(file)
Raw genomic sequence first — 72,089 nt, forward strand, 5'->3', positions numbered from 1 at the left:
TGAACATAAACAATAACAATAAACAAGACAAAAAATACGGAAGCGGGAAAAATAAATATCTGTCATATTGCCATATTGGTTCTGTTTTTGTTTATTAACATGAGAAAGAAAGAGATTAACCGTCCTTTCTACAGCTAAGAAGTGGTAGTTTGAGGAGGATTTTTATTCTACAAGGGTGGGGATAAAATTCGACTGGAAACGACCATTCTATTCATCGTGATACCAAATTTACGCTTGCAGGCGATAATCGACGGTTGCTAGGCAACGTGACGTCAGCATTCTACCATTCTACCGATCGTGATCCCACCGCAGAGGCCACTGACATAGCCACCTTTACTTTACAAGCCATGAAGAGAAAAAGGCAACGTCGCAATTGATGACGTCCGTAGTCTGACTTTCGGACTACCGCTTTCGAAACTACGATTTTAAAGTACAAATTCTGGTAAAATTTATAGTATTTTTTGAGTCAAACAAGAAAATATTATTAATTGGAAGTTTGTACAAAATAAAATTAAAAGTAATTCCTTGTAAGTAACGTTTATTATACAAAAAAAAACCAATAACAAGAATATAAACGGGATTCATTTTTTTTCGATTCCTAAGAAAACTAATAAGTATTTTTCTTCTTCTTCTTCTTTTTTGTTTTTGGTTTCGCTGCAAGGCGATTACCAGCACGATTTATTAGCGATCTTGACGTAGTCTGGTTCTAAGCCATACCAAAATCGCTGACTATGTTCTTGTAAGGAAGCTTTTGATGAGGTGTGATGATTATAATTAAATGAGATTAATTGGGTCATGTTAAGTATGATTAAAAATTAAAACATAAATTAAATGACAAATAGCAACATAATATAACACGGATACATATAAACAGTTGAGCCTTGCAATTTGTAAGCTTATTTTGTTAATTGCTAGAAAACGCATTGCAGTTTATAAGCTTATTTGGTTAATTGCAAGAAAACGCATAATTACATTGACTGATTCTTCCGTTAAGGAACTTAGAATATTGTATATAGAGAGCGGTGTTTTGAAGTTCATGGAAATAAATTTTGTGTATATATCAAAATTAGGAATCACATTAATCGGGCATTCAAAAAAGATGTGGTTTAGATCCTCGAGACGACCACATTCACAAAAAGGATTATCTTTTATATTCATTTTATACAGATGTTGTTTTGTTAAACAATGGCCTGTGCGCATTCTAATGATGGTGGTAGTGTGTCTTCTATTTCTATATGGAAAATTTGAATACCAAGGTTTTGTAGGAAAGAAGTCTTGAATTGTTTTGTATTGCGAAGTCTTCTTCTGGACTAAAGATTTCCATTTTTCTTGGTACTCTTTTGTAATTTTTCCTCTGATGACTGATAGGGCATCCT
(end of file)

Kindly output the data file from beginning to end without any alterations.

Raw genomic sequence first — 72,089 nt, forward strand, 5'->3', positions numbered from 1 at the left:
TGAACATAAACAATAACAATAAACAAGACAAAAAATACGGAAGCGGGAAAAATAAATATCTGTCATATTGCCATATTGGTTCTGTTTTTGTTTATTAACATGAGAAAGAAAGAGATTAACCGTCCTTTCTACAGCTAAGAAGTGGTAGTTTGAGGAGGATTTTTATTCTACAAGGGTGGGGATAAAATTCGACTGGAAACGACCATTCTATTCATCGTGATACCAAATTTACGCTTGCAGGCGATAATCGACGGTTGCTAGGCAACGTGACGTCAGCATTCTACCATTCTACCGATCGTGATCCCACCGCAGAGGCCACTGACATAGCCACCTTTACTTTACAAGCCATGAAGAGAAAAAGGCAACGTCGCAATTGATGACGTCCGTAGTCTGACTTTCGGACTACCGCTTTCGAAACTACGATTTTAAAGTACAAATTCTGGTAAAATTTATAGTATTTTTTGAGTCAAACAAGAAAATATTATTAATTGGAAGTTTGTACAAAATAAAATTAAAAGTAATTCCTTGTAAGTAACGTTTATTATACAAAAAAAAACCAATAACAAGAATATAAACGGGATTCATTTTTTTTCGATTCCTAAGAAAACTAATAAGTATTTTTCTTCTTCTTCTTCTTTTTTGTTTTTGGTTTCGCTGCAAGGCGATTACCAGCACGATTTATTAGCGATCTTGACGTAGTCTGGTTCTAAGCCATACCAAAATCGCTGACTATGTTCTTGTAAGGAAGCTTTTGATGAGGTGTGATGATTATAATTAAATGAGATTAATTGGGTCATGTTAAGTATGATTAAAAATTAAAACATAAATTAAATGACAAATAGCAACATAATATAACACGGATACATATAAACAGTTGAGCCTTGCAATTTGTAAGCTTATTTTGTTAATTGCTAGAAAACGCATTGCAGTTTATAAGCTTATTTGGTTAATTGCAAGAAAACGCATAATTACATTGACTGATTCTTCCGTTAAGGAACTTAGAATATTGTATATAGAGAGCGGTGTTTTGAAGTTCATGGAAATAAATTTTGTGTATATATCAAAATTAGGAATCACATTAATCGGGCATTCAAAAAAGATGTGGTTTAGATCCTCGAGACGACCACATTCACAAAAAGGATTATCTTTTATATTCATTTTATACAGATGTTGTTTTGTTAAACAATGGCCTGTGCGCATTCTAATGATGGTGGTAGTGTGTCTTCTATTTCTATATGGAAAATTTGAATACCAAGGTTTTGTAGGAAAGAAGTCTTGAATTGTTTTGTATTGCGAAGTCTTCTTCTGGACTAAAGATTTCCATTTTTCTTGGTACTCTTTTGTAATTTTTCCTCTGATGACTGATAGGGCATCCT